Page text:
President Higgins recognises scientists for PIYRA research

15 Jan 2013

(From left) Prof Mark Ferguson, director-general, SFI; President of Ireland Michael D Higgins; Dr Patrick Walsh; and Prof Mark Little

Two scientists based at Trinity College Dublin (TCD) who have received the Science Foundation Ireland, President of Ireland Young Researcher Award (PIYRA) have been commended for their research by Ireland’s President Michael D Higgins at Áras an Uachtaráin yesterday.

Prof Mark Little is a professor of nephrology at TCD and a consultant nephrologist in both Tallaght Hospital and Beaumont Hospital.

He has been recognised with a SFI PIYRA award for his research into the rare kidney disease ANCA vasculitis. His research will aim to design and test potential cures.

“The award has given me the opportunity to establish a credible research programme, one which has numerous knock-on effects, from being able to obtain research nurse support to attracting the highest-calibre scientists to work within my research group,” said Little.

Dr Patrick Walsh, meanwhile, is a lecturer in paediatric immunology at TCD. He is also a principal investigator in the Paediatric Research in Translational Immunology programme at the National Children’s Research Centre at Our Lady’s Children’s Hospital in Crumlin.

Walsh has set up a research group to investigate autoimmune diseases of children, including rheumatoid arthritis and multiple sclerosis.

He said receiving the PIYRA was central to his ambition to return to Ireland to develop the independent research programme focused on autoimmune disease.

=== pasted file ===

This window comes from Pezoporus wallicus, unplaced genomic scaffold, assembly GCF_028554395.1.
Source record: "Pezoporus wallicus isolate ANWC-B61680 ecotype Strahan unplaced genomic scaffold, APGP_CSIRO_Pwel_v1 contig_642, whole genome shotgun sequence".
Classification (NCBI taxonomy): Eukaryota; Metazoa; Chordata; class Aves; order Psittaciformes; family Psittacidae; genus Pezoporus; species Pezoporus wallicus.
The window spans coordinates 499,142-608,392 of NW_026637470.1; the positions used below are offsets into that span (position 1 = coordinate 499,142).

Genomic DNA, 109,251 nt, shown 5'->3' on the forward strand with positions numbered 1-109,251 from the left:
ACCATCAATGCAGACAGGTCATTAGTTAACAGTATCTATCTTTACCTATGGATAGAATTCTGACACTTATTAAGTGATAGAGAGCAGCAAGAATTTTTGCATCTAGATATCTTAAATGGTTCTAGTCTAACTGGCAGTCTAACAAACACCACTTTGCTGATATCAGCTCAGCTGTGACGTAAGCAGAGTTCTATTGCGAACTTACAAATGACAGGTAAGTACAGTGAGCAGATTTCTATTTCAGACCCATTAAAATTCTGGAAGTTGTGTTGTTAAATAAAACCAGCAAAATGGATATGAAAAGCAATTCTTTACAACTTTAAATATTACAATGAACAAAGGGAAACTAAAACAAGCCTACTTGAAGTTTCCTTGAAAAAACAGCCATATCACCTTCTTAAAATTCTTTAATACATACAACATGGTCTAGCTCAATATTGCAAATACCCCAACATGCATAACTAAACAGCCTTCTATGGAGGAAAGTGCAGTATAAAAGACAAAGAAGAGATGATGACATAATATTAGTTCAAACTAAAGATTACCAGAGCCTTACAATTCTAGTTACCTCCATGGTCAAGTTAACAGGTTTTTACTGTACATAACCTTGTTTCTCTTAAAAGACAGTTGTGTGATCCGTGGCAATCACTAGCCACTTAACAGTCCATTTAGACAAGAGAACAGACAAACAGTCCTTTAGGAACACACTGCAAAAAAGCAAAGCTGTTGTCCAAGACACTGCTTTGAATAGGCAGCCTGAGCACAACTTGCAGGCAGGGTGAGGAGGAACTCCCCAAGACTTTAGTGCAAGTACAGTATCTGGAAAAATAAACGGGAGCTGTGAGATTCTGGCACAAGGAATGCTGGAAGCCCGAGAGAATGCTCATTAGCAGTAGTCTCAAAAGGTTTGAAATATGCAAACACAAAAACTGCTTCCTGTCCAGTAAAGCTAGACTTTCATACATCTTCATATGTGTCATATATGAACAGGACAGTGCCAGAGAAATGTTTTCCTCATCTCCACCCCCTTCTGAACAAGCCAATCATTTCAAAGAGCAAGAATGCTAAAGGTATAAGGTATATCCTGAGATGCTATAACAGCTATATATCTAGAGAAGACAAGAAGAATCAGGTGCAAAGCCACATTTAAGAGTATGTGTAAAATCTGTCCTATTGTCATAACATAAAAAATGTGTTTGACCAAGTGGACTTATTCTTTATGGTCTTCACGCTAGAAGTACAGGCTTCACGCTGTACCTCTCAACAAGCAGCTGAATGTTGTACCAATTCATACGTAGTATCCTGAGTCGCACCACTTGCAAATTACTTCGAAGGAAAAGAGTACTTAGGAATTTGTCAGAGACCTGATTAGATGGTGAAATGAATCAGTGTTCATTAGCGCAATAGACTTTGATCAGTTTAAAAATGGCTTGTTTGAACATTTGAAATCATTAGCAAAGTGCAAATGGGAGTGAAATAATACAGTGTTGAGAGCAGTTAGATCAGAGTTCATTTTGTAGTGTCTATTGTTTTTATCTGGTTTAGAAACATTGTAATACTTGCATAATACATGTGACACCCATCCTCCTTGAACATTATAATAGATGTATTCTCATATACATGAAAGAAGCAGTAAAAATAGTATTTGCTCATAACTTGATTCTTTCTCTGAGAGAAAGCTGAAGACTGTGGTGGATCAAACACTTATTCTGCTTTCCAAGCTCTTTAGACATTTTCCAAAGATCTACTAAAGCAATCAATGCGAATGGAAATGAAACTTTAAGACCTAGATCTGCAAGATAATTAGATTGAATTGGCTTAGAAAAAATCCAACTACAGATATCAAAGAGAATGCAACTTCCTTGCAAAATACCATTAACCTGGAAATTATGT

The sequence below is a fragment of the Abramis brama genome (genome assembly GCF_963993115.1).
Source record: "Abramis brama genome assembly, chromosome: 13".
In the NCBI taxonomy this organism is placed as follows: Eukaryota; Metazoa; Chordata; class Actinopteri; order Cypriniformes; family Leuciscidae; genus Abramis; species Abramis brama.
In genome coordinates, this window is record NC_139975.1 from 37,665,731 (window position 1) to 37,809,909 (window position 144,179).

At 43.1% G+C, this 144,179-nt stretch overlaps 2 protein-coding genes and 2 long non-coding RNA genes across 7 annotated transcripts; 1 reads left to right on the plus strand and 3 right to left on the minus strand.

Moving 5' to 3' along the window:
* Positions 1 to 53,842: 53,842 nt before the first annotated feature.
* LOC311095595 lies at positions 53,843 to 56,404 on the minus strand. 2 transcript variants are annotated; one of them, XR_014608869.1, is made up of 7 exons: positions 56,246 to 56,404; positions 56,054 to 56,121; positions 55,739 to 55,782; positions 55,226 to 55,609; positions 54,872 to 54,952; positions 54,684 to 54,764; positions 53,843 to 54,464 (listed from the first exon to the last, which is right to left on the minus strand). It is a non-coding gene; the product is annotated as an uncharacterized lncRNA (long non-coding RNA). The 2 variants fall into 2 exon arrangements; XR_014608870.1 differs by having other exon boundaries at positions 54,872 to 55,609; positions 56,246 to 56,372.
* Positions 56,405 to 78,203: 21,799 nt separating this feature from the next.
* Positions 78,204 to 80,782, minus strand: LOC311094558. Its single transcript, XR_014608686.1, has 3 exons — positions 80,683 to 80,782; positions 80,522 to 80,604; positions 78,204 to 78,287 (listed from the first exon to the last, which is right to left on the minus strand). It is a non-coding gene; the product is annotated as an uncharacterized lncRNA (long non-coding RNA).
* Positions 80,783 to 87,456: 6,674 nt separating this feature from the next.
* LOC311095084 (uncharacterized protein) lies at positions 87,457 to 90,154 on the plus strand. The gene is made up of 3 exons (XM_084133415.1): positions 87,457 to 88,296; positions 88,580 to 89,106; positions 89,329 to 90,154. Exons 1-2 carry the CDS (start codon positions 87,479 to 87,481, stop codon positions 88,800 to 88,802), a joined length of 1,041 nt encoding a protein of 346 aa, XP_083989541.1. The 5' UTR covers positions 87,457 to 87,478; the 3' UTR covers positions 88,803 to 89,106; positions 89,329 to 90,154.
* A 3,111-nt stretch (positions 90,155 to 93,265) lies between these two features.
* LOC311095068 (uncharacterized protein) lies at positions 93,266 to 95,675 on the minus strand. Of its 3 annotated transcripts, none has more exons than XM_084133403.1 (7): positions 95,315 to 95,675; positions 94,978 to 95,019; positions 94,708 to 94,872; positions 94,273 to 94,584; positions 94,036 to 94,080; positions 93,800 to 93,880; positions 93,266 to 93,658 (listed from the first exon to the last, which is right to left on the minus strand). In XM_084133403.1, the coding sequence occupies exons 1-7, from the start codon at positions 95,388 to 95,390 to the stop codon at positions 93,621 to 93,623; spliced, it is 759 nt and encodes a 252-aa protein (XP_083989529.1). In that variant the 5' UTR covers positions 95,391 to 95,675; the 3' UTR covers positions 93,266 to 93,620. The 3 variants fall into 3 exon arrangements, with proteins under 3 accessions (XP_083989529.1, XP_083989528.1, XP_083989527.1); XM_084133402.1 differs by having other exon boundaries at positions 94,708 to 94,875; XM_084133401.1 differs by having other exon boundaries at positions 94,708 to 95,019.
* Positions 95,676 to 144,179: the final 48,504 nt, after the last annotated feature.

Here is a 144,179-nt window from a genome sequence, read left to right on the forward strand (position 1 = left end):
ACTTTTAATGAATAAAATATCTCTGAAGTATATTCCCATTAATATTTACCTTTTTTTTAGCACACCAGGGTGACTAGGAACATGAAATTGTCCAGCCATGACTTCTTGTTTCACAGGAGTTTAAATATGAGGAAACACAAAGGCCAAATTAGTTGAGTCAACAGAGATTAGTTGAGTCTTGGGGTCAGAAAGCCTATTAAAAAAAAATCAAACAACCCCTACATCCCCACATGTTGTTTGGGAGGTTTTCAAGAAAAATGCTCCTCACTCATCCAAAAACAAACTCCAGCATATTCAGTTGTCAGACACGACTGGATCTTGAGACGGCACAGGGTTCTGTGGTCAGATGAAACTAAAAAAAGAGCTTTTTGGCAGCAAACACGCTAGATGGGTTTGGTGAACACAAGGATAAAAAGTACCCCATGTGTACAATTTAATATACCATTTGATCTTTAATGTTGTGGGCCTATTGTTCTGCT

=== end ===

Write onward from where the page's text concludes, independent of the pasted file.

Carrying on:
“It is a privilege to be awarded the PIYRA in the area of immunology, an area where Ireland ranks third in the world,” said Walsh.

Before returning to Ireland, Walsh was principal scientist in drug discovery at GlaxoSmithKline in Philadelphia.

Ireland’s research base

Speaking yesterday, Higgins said Little and Walsh are two examples of groundbreaking research happening in Ireland right now.

“This award recognises the continued hard work and dedication of the winning scientists into fighting debilitating and potentially fatal diseases. It is the talent and pioneering results of researchers like Prof Little and Dr Walsh that continue to position Ireland as a leader in scientific research,” Higgins said.

SFI’s PIYRA award is now in its eighth year and has supported 21 researchers in that timeframe. Its role is to recruit young researchers who are working overseas to carry out their research in third-level institutions in Ireland.

Awardees are selected based on their accomplishments in areas covering biotechnology, ICT and energy. The award is also given to researchers on the basis of creative research plans that are built on work that has attracted international attention.

Funding in the region of €1m over five years is typically given to researchers. According to SFI, the PIYRA programme is now accepting new applications.

Carmel Doyle was a long-time reporter with Silicon Republic